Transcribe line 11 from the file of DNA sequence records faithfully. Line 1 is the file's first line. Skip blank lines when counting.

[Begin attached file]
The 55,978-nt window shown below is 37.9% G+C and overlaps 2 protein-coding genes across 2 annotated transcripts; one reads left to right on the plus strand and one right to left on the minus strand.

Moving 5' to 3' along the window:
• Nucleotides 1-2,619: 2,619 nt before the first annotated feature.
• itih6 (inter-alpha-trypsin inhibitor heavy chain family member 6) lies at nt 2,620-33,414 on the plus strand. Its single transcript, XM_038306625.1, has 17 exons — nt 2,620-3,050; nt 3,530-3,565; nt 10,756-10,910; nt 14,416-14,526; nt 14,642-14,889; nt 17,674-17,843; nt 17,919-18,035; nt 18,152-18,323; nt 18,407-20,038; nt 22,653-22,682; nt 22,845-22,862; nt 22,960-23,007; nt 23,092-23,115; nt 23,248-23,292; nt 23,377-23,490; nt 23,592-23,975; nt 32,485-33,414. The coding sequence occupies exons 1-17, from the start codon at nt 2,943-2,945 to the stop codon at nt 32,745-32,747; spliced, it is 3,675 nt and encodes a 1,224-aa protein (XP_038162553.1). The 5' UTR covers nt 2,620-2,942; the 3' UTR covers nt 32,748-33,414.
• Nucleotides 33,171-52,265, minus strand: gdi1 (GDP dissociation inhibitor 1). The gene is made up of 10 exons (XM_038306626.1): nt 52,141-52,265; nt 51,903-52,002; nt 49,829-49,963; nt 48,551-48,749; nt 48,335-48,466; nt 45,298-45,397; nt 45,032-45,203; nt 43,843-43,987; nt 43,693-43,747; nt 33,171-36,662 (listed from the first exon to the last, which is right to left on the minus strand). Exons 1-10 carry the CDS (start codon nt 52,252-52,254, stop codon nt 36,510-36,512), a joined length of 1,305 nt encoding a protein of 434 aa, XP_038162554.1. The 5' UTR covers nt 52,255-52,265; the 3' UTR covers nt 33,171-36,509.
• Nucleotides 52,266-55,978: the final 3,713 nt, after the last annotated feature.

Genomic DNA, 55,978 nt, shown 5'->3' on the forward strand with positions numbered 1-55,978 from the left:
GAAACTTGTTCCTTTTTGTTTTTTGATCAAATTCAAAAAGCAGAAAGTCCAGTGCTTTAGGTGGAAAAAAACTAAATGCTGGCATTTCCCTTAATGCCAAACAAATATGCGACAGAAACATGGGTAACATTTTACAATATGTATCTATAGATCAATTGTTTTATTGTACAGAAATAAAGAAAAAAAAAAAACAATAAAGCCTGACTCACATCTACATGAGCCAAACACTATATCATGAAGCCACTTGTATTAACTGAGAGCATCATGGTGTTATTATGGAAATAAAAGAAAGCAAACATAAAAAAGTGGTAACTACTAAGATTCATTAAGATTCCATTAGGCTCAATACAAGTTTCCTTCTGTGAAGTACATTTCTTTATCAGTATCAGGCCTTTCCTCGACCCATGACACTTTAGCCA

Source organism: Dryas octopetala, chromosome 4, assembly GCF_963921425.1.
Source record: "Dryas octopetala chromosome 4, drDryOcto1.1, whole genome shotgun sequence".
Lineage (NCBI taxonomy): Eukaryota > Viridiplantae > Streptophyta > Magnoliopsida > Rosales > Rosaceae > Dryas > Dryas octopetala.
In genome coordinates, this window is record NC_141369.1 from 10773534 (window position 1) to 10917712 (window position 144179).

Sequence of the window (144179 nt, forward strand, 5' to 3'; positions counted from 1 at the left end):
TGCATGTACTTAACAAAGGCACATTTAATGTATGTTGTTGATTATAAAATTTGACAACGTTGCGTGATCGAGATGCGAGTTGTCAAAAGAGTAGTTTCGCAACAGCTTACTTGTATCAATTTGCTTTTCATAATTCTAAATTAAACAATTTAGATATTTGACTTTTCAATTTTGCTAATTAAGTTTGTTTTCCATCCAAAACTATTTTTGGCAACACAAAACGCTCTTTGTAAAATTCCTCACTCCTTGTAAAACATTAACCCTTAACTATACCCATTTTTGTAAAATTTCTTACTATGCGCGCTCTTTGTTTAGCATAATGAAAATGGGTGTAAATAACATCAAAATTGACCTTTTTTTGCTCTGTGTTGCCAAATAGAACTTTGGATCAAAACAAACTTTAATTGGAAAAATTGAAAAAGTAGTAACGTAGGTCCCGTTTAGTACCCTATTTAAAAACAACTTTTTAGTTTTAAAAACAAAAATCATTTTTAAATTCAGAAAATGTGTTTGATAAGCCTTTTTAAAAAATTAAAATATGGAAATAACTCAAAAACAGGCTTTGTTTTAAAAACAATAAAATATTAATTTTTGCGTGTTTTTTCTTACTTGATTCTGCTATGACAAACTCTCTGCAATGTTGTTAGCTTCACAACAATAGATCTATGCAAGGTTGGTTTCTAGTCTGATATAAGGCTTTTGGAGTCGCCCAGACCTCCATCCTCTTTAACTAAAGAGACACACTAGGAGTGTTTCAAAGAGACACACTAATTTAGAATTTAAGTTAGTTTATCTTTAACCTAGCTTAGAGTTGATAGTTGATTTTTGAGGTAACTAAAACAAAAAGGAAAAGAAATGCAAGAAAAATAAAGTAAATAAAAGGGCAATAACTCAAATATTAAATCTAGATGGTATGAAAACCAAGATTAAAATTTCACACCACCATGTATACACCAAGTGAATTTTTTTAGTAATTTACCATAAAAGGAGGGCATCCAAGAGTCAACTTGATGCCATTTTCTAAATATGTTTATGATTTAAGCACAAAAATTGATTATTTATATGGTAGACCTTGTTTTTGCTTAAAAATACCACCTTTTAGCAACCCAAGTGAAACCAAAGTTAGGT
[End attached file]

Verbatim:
Lineage (NCBI taxonomy): Eukaryota > Viridiplantae > Streptophyta > Magnoliopsida > Rosales > Rosaceae > Dryas > Dryas octopetala.